But that story-telling strategy isn’t just reminiscent of some of the early Disney nature documentaries from the 50s — like Disney’s well-loved 1955 The African Lion. It’s also reminiscent (perhaps deliberately) of an animated Disney feature with talking cartoon wild animals, like The Lion King.

There’s also a “Gee whiz”“ quality to the movie’s narration by actor Samuel L. Jackson, co-written by Scholey and Truby, that’s alienated some viewers. One critic even compared Jackson‘s tone and delivery to big city ghetto gang talk, which strikes me as unfair. Truby was once a “21 Jump Street” writer, and he probably has heard a “bling” or two, but Scholey hails from Tanzania, far from the hood. (Fothergill, like Attenborough, is from London.) And to me, Jackson, who can be a master at accents, sounded not like some ghetto bro, but like a wide-eyed smiling daddy telling a wondrous bedtime story to his delighted kids.

That might not be a tone some adults would prefer in their movies. They might rather have Morgan Freeman, today’s movie narrator of choice: a wonderfully mellow tale-spinner who combines wisdom, gravity, vocal resonance and warmth with earthiness and street smarts — though maybe Freeman, in our increasingly nasty and divisive, Birther-ridden post-Obama era, would have been also attacked for too much ghetto jive.

But that doesn’t really hurt the movie. And, to be fair, there was a kind of over-enthusiastic “Gee Whiz“ quality to David Attenborough’s narration of all those great BBC Attenborough nature documentaries as well. That may be why he was sometimes replaced, for the American versions of his BBC anthropological films, or for the feature-length Earth, by other narrators: Sigourney Weaver, Patrick Stewart, James Earl Jones.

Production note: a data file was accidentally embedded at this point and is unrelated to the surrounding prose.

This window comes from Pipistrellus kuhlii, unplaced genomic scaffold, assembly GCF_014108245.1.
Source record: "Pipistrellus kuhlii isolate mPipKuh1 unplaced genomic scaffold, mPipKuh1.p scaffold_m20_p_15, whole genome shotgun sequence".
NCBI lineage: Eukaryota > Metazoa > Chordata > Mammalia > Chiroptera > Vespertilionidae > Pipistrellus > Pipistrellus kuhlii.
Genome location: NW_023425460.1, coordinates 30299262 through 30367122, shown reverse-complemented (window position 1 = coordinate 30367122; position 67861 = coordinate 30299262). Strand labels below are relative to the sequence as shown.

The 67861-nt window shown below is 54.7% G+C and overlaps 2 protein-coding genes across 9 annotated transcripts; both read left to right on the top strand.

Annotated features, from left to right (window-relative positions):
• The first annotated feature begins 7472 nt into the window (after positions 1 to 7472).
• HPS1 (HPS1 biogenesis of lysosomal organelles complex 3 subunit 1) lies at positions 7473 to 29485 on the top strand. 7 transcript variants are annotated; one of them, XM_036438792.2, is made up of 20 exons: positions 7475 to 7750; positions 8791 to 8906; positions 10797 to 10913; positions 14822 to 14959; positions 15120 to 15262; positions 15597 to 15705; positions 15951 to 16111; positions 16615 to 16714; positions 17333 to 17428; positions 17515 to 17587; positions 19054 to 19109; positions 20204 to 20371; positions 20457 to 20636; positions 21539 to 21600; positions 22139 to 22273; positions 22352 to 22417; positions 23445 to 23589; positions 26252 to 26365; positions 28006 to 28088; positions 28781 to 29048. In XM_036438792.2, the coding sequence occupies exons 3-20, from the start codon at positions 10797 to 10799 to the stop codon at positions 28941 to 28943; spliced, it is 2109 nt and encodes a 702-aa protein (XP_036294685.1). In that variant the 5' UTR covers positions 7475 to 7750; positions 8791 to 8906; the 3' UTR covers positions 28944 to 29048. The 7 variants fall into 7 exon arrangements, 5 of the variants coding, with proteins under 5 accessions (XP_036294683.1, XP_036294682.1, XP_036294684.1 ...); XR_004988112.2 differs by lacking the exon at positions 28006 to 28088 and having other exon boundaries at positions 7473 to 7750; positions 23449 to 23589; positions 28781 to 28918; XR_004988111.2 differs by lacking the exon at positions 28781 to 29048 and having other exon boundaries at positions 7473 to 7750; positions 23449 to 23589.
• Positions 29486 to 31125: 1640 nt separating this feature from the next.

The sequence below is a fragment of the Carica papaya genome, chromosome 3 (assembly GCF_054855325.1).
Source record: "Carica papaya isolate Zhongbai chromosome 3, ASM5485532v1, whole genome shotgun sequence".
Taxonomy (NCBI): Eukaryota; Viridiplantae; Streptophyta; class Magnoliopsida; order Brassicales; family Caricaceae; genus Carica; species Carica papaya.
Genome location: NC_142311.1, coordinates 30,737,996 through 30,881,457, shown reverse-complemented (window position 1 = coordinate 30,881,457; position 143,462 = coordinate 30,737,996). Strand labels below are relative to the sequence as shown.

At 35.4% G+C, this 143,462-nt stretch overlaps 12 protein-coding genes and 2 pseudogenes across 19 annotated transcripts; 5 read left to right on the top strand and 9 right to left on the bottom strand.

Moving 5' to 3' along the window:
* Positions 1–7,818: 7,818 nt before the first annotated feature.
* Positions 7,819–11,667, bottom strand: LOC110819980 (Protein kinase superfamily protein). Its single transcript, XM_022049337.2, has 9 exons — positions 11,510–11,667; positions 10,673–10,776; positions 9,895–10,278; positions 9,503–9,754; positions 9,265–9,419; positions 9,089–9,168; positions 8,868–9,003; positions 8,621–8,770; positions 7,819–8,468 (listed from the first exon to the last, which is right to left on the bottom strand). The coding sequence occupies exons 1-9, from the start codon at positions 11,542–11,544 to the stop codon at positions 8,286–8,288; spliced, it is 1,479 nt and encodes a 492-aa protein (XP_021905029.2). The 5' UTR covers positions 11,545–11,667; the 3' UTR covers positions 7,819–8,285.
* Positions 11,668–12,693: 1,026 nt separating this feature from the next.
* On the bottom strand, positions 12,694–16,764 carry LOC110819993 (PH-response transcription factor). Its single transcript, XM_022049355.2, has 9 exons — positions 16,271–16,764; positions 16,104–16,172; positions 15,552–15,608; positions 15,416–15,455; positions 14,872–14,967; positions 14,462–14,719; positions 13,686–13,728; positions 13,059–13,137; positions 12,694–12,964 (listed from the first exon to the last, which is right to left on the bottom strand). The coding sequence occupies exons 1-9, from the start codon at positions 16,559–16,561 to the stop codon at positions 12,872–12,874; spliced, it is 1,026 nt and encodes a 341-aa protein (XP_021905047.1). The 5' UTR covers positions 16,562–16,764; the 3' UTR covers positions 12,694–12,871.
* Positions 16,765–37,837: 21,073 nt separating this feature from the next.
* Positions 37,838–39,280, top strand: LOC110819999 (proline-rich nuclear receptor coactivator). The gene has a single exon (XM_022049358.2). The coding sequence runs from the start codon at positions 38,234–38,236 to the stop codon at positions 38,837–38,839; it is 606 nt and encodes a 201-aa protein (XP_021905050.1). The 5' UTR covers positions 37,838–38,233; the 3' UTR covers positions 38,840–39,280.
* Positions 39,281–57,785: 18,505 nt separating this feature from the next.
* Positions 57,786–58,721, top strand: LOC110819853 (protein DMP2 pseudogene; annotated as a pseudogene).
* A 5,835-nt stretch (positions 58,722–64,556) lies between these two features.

I greatly prefer Attenborough to his replacements myself, and I think it’s a horrible mistake not to use him in any of these films — though sadly typical of today‘s TV and movie thinking. Enough of this digression though. Jackson is fine. I don’t at all mind “Gee whiz” guys narrating, as long as they know what they’re talking about, and as long as they do their job with real care, skill and affection.

The rest of the movie is a spellbinder: a thrilling adventure of danger and terror, of love and loss, of the ties of blood and the rites of passage. The filmmakers shape the events with total coherence and clarity, with everything caught by cameras that seem to be everywhere (but certainly weren’t), brilliantly editing them into an archetypal story, all narrated by Jackson in that warmly confiding papa’s voice.

The result is a jungle yarn that’s exciting, amusing, and at times, deeply emotional — especially in the sections that show the once-great huntress Layla, determinedly caring for Mara despite painful leg injuries, partly the catastrophic consequences of a zebra hunt (we see the exact moment of the impact, and of her injury), and partly stemming from her gradually failing health and powers.


Two of the most moving scenes in any recent movie, for me, are this film’s amazing shots of Layla, whose hurt leg has already made it almost impossible for her to keep up with the pride, attacking and driving off the marauding Kali and his sons — after the failure as protector of her broken-toothed, battle-shy husband Fang. Another is our last view of this truly splendid mother — after she passes Mara on to another lioness to care for her — going off quietly to die alone.